Call: 303-751-4444
Email: Tom@denargo.com
Online: www.foodbankrockies.org

COMING UP: On Fathers and Christian Masculinity

Sign up for a digital subscription to Denver Catholic!

The Year of St. Joseph points us to Jesus’ adoptive father, Joseph, as the essential model for fathers. Joseph not only manifests genuine masculinity, he also images God’s own fatherhood, as Pope Francis makes clear in his apostolic letter, Patris Corde: “In his relationship to Jesus, Joseph was the earthly shadow of the heavenly Father: he watched over him and protected him, never leaving him to go his own way.” Jesus, though the Son of God, obeyed Joseph, learned from him, and worked with him, acknowledging Joseph as a true expression of God’s own fatherhood.  

God does not just use fatherhood as an image of himself, because he himself is Father, even within his own triune life. Earthly fatherhood comes forth from him and should manifest his life and love. St. Paul speaks of honoring the “Father, from whom all fatherhood in heaven and on earth is named” (Eph 3:15). God wants everyone to be able to see his own fatherly love and called certain men to share in his own paternal gift of bringing forth life and caring for others. Every father is called to be liked Joseph, “an earthly shadow of the heavenly Father” for his own family.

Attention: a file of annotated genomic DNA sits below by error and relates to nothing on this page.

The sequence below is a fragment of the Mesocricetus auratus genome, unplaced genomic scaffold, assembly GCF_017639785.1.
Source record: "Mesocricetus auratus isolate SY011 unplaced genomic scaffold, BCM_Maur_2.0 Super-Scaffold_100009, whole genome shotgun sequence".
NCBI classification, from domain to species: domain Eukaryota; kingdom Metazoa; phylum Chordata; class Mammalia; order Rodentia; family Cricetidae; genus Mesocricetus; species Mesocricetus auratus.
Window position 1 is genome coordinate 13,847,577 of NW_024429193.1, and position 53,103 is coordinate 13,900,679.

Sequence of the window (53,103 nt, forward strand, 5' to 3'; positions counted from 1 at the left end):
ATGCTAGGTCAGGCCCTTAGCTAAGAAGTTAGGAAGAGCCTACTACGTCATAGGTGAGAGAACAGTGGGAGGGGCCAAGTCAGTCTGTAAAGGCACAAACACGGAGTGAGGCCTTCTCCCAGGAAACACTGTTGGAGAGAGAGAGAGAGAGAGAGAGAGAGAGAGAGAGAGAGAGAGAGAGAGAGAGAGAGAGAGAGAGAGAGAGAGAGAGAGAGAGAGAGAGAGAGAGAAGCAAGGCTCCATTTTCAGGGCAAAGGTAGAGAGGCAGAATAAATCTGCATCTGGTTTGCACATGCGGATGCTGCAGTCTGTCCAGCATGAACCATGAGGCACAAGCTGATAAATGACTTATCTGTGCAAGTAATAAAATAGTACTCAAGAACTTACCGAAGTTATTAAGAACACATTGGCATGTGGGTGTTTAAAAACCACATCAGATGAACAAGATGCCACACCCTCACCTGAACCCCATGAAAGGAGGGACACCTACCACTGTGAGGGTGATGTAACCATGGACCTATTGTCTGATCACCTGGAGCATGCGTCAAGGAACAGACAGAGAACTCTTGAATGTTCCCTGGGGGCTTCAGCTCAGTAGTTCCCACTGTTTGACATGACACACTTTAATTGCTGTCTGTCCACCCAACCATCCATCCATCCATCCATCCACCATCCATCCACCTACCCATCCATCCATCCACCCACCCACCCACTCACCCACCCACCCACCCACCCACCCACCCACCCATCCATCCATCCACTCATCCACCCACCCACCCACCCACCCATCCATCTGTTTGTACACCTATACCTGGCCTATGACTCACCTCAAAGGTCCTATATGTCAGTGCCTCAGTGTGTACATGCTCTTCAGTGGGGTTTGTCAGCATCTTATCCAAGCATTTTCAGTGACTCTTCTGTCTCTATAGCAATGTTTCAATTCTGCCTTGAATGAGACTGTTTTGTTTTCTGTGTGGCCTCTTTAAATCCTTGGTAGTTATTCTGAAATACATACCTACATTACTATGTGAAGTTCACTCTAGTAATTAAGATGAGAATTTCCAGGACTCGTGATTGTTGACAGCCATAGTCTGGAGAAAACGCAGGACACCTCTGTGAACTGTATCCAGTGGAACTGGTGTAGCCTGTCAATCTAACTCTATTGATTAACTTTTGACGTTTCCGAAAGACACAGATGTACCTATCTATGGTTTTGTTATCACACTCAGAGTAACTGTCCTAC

Our culture, however, often denigrates masculinity, sometimes viewing even its proper expressions as toxic. We too often see maleness in its fallenness — dominating and selfish — rather than showing self-sacrificial service. In fact, later in Ephesians, Paul speaks of the true vocation of the husband and father: “Husbands, love your wives, as Christ loved the church and gave himself up for her” (Eph 5:25). He also speaks of the role of fatherhood: “Do not provoke your children to anger, but bring them up in the discipline and instruction of the Lord” (Eph 6:4). Paul shows us the goal of fatherhood — sacrificing himself for the flourishing of the family by putting the good of his wife and children before his own desires.